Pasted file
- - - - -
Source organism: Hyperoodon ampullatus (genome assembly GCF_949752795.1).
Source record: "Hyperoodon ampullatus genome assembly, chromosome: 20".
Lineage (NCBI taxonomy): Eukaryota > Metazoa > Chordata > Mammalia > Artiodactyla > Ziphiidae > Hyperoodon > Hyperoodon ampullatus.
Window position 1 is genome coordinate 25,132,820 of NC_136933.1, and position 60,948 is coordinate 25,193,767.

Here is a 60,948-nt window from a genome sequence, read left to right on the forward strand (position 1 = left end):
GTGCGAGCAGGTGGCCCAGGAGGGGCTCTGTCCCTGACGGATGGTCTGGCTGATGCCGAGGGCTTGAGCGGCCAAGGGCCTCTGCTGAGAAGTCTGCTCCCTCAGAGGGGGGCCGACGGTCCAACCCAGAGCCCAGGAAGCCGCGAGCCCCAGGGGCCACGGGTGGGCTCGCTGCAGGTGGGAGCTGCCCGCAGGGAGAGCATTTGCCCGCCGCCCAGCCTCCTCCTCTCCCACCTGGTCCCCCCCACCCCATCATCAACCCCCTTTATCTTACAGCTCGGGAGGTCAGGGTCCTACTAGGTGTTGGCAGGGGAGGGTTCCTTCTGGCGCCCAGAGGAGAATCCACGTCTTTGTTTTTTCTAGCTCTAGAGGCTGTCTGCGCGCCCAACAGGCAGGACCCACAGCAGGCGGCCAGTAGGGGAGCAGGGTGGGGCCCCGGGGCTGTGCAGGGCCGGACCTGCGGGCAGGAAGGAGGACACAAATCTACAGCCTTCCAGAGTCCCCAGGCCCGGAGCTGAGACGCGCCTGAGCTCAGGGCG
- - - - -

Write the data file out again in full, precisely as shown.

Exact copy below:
Source organism: Hyperoodon ampullatus (genome assembly GCF_949752795.1).
Source record: "Hyperoodon ampullatus genome assembly, chromosome: 20".
Lineage (NCBI taxonomy): Eukaryota > Metazoa > Chordata > Mammalia > Artiodactyla > Ziphiidae > Hyperoodon > Hyperoodon ampullatus.
Window position 1 is genome coordinate 25,132,820 of NC_136933.1, and position 60,948 is coordinate 25,193,767.

Here is a 60,948-nt window from a genome sequence, read left to right on the forward strand (position 1 = left end):
GTGCGAGCAGGTGGCCCAGGAGGGGCTCTGTCCCTGACGGATGGTCTGGCTGATGCCGAGGGCTTGAGCGGCCAAGGGCCTCTGCTGAGAAGTCTGCTCCCTCAGAGGGGGGCCGACGGTCCAACCCAGAGCCCAGGAAGCCGCGAGCCCCAGGGGCCACGGGTGGGCTCGCTGCAGGTGGGAGCTGCCCGCAGGGAGAGCATTTGCCCGCCGCCCAGCCTCCTCCTCTCCCACCTGGTCCCCCCCACCCCATCATCAACCCCCTTTATCTTACAGCTCGGGAGGTCAGGGTCCTACTAGGTGTTGGCAGGGGAGGGTTCCTTCTGGCGCCCAGAGGAGAATCCACGTCTTTGTTTTTTCTAGCTCTAGAGGCTGTCTGCGCGCCCAACAGGCAGGACCCACAGCAGGCGGCCAGTAGGGGAGCAGGGTGGGGCCCCGGGGCTGTGCAGGGCCGGACCTGCGGGCAGGAAGGAGGACACAAATCTACAGCCTTCCAGAGTCCCCAGGCCCGGAGCTGAGACGCGCCTGAGCTCAGGGCG